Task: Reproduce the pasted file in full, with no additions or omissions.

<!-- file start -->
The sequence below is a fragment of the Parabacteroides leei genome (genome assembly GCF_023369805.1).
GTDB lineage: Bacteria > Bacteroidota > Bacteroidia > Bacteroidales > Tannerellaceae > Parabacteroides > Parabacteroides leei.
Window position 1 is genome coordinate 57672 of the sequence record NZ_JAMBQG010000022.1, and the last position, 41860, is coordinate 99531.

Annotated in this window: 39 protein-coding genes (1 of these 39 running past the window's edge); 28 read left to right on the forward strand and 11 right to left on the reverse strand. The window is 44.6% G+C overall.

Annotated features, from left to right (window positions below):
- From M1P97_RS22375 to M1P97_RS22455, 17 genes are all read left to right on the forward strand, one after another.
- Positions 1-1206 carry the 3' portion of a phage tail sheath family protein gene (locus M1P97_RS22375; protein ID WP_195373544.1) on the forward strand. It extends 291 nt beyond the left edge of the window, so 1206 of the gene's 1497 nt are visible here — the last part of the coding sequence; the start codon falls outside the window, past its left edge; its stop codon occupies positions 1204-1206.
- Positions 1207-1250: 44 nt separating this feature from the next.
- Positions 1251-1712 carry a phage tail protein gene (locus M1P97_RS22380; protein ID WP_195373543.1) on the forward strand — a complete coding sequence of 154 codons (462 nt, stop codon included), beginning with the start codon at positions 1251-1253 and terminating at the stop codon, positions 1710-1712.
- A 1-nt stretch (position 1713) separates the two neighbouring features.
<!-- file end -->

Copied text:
The sequence below is a fragment of the Parabacteroides leei genome (genome assembly GCF_023369805.1).
GTDB lineage: Bacteria > Bacteroidota > Bacteroidia > Bacteroidales > Tannerellaceae > Parabacteroides > Parabacteroides leei.
Window position 1 is genome coordinate 57672 of the sequence record NZ_JAMBQG010000022.1, and the last position, 41860, is coordinate 99531.

Annotated in this window: 39 protein-coding genes (1 of these 39 running past the window's edge); 28 read left to right on the forward strand and 11 right to left on the reverse strand. The window is 44.6% G+C overall.

Annotated features, from left to right (window positions below):
- From M1P97_RS22375 to M1P97_RS22455, 17 genes are all read left to right on the forward strand, one after another.
- Positions 1-1206 carry the 3' portion of a phage tail sheath family protein gene (locus M1P97_RS22375; protein ID WP_195373544.1) on the forward strand. It extends 291 nt beyond the left edge of the window, so 1206 of the gene's 1497 nt are visible here — the last part of the coding sequence; the start codon falls outside the window, past its left edge; its stop codon occupies positions 1204-1206.
- Positions 1207-1250: 44 nt separating this feature from the next.
- Positions 1251-1712 carry a phage tail protein gene (locus M1P97_RS22380; protein ID WP_195373543.1) on the forward strand — a complete coding sequence of 154 codons (462 nt, stop codon included), beginning with the start codon at positions 1251-1253 and terminating at the stop codon, positions 1710-1712.
- A 1-nt stretch (position 1713) separates the two neighbouring features.